A global event, Slow Art Day has a simple mission: to help people discover for themselves the joy of looking at and loving art. The whole idea behind is this event is to encourage people to look slowly at a piece of art, as it would lead to many discoveries, unlocking passion and creativity.
Launched in 2008 by Phil Terry, Slow Art Day evolved into an annual global event with now hundreds of museums and galleries around the world participating. Ever since over 1200 individual Slow Art Day events have taken place on all seven continents, hosted in 700 venues such as museums, galleries, artist studios, sculpture parks, public art sites, etc. Thanks to this initiative, one day each year, people all over the world visit local museums and galleries to look at art slowly.
According to a recent study, museumgoers spend an average of just 17 seconds looking at an individual painting. However, spending some time alone with an artwork is clearly an important part of understanding what lurks inside it.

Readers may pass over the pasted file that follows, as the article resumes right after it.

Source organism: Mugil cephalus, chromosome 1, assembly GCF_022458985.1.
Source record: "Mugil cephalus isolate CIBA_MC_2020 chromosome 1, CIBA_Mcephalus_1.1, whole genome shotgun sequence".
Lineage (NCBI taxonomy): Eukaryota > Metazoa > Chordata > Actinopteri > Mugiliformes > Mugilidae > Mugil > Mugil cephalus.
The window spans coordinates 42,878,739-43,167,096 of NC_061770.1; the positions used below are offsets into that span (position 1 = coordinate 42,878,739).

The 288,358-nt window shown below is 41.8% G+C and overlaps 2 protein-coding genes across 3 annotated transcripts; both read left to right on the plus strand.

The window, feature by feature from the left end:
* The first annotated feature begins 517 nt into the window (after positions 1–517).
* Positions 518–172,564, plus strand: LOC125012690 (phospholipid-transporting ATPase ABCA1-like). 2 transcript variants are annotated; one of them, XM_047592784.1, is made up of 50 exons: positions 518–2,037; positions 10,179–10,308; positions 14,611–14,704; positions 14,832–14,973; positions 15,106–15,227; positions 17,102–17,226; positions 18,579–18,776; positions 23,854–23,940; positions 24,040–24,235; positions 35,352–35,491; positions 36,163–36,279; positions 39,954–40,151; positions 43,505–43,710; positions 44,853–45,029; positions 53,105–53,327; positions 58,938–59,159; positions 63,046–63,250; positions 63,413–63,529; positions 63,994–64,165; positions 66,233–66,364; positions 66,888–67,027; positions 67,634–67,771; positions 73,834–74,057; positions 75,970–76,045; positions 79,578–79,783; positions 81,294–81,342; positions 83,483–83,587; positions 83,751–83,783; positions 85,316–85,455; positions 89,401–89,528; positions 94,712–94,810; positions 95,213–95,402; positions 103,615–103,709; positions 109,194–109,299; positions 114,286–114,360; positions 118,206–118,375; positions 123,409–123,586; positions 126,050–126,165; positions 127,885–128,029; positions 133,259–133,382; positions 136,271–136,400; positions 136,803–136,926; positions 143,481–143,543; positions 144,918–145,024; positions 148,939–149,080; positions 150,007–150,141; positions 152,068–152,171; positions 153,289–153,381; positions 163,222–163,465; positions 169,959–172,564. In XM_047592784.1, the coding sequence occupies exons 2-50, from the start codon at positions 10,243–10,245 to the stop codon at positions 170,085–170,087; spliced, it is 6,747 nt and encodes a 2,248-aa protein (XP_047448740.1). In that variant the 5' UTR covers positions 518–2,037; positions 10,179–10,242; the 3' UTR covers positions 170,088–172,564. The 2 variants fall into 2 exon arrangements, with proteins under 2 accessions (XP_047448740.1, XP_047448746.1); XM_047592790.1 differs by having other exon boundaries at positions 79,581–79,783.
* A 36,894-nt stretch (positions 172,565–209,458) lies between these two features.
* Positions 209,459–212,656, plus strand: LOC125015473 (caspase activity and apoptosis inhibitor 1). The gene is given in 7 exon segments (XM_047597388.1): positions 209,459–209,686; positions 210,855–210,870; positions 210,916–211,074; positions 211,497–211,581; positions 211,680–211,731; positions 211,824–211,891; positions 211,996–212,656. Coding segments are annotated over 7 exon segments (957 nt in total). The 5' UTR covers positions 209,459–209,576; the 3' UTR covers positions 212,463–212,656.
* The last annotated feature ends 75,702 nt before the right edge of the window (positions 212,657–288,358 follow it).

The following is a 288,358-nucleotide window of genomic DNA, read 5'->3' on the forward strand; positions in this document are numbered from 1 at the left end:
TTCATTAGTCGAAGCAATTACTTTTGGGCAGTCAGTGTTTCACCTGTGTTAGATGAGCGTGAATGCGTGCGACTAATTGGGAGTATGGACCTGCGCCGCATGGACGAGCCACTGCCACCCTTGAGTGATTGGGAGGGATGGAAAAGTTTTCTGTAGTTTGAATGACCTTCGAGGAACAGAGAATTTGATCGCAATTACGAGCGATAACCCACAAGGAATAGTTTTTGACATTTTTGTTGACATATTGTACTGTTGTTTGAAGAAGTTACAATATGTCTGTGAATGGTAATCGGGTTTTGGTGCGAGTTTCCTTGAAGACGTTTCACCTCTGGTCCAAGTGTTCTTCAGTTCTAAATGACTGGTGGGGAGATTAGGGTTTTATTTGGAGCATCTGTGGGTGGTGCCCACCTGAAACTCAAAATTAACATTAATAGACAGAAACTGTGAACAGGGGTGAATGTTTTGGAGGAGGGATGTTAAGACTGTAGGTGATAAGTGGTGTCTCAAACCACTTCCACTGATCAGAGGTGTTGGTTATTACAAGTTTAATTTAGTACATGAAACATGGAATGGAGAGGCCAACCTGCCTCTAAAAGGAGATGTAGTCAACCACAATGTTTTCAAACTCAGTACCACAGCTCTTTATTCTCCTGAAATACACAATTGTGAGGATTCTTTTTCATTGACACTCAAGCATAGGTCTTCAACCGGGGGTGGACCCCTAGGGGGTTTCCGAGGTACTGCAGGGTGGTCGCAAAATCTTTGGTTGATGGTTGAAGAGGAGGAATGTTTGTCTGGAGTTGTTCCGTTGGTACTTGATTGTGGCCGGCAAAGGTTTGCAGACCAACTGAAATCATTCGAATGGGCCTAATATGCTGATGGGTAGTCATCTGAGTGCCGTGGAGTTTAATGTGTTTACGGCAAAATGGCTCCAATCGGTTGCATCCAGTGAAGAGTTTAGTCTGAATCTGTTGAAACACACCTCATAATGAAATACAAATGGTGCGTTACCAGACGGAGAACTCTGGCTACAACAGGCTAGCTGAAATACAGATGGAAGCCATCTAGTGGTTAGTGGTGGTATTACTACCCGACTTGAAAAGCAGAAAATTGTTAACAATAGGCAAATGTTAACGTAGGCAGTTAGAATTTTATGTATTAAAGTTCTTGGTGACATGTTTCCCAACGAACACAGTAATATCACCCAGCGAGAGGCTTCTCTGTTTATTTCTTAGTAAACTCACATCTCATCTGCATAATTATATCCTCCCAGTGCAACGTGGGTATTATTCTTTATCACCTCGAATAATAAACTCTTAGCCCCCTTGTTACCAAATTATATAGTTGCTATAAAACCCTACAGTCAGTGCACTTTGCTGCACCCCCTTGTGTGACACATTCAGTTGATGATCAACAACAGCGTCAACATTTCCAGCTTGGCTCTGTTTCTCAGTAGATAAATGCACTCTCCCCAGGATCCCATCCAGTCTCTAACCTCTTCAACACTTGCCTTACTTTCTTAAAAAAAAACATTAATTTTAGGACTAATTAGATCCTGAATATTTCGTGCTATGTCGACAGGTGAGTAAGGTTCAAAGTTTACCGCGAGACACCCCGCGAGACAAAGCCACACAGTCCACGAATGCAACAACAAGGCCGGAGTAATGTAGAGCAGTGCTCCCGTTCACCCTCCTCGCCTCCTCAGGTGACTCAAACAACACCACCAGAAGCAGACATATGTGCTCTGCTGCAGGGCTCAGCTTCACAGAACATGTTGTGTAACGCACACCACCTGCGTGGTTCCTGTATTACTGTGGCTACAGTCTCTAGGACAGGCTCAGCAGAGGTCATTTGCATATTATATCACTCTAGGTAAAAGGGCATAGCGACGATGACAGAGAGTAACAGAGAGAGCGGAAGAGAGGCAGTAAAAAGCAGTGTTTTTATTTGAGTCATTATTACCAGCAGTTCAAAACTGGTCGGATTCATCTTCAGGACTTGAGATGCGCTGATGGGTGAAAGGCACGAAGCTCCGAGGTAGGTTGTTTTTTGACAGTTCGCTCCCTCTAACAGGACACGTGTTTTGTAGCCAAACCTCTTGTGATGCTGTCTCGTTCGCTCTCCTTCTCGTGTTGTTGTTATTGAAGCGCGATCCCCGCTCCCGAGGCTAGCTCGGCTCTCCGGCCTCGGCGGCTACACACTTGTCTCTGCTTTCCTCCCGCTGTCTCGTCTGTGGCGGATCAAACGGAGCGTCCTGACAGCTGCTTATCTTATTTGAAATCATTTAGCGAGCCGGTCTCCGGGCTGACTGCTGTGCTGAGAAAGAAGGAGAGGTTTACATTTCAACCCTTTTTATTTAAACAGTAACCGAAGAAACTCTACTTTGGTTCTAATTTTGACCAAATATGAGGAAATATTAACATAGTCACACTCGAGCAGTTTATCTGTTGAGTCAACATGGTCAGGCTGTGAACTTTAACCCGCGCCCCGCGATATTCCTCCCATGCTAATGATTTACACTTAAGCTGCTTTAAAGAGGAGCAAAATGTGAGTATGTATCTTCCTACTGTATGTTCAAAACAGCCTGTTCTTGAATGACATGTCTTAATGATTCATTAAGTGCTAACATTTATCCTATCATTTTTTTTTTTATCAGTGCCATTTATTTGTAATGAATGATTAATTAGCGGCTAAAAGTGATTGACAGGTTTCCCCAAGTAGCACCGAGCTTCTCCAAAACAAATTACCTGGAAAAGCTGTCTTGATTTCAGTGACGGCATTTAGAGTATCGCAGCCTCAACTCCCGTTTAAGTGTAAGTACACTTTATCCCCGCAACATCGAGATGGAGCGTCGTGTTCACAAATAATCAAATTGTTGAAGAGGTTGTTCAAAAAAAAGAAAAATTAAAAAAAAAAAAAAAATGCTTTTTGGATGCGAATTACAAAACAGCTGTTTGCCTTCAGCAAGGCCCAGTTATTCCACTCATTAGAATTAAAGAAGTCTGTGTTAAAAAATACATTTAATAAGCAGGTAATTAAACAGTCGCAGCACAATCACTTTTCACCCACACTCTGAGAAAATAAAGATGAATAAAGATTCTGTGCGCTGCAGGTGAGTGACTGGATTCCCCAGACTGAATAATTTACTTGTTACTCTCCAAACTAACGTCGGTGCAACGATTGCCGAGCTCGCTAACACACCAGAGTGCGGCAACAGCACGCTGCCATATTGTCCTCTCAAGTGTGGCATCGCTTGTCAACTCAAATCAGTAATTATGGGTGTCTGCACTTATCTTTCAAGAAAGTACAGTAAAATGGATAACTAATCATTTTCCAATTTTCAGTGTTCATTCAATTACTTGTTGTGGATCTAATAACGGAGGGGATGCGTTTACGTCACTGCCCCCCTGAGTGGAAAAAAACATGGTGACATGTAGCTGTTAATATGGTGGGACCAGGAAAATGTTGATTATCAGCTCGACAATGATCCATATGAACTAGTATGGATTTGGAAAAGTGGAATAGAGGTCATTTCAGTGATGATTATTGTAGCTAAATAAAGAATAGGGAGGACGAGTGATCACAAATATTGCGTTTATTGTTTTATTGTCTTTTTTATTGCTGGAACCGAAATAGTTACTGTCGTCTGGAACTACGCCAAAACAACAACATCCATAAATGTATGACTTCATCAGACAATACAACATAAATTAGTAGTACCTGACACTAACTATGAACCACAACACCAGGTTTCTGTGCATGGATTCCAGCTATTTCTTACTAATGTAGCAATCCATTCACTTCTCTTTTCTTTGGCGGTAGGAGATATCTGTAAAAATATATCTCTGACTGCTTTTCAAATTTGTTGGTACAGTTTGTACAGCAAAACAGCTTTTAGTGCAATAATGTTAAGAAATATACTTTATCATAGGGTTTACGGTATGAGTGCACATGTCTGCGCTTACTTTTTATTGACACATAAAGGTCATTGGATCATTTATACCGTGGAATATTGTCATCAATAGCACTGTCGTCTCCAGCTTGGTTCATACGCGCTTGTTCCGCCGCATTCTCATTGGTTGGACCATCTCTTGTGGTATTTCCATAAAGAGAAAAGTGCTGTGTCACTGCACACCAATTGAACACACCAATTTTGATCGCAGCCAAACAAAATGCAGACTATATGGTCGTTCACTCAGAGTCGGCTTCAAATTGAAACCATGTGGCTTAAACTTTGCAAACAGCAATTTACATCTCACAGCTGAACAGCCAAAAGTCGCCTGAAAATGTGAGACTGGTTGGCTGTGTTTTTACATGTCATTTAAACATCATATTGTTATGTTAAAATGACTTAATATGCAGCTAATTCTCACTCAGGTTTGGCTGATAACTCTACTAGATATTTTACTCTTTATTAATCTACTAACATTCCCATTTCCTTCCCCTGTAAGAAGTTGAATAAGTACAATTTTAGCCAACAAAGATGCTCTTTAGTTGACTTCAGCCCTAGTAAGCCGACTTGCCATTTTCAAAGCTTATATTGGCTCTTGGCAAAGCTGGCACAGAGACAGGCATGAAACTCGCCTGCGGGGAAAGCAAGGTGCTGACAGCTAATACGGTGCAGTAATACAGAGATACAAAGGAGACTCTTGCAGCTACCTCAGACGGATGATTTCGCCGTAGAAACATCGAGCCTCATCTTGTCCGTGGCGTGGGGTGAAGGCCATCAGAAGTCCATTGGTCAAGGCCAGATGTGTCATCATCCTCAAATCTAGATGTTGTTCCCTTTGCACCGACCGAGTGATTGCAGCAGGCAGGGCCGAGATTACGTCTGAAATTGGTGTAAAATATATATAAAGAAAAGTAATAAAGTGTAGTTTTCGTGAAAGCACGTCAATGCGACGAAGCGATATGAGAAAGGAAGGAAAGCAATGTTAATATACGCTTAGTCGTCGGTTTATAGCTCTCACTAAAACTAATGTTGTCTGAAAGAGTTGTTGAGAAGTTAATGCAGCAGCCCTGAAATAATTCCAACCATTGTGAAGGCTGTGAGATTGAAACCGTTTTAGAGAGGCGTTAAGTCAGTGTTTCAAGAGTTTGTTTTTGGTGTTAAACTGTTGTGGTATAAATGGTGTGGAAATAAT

This is what Phil Terry realized after spending an hour in front of Hans Hofmann's Fantasia at an exhibition at the Jewish Museum in New York. After this intense encounter, during which his mind made a range of connections, he wanted to share the experience of slowly ingesting artworks with other art-world outsiders. This is how the Slow Art Day came to life.
Hosted in a range of art institutions on a single day a year, Slow Art Day is meant to energize people. A volunteer host at a given venue selects a few works of art, while participants, who sign up for a group online, come to spend around 10 minutes in front of each work. After that, they meet together over lunch to talk about their experience. People responded overwhelmingly positive, describing the experience as "a new and valuable way to see the art."
Any staff member at a museum, gallery or other art venues can volunteer to host the event. While each host is responsible for organizing their individual event, the Slow Art Day team is there to provide the tools and support. The event is free, but each participant pays their own museum admission fees.
The idea of a Slow Art Day has been embraced by both major institutions like SFMOMA and smaller museums like the Birmingham Museum of Art.
The 2019 edition of Slow Art Day will take place on April 6th, 2019 in 166 venues all around the world.
Be sure to take part in this event at your local museum, focusing on slow looking and its transformative power.
Featured image: A visitor in the Louvre Museum. Image via Creative Commons.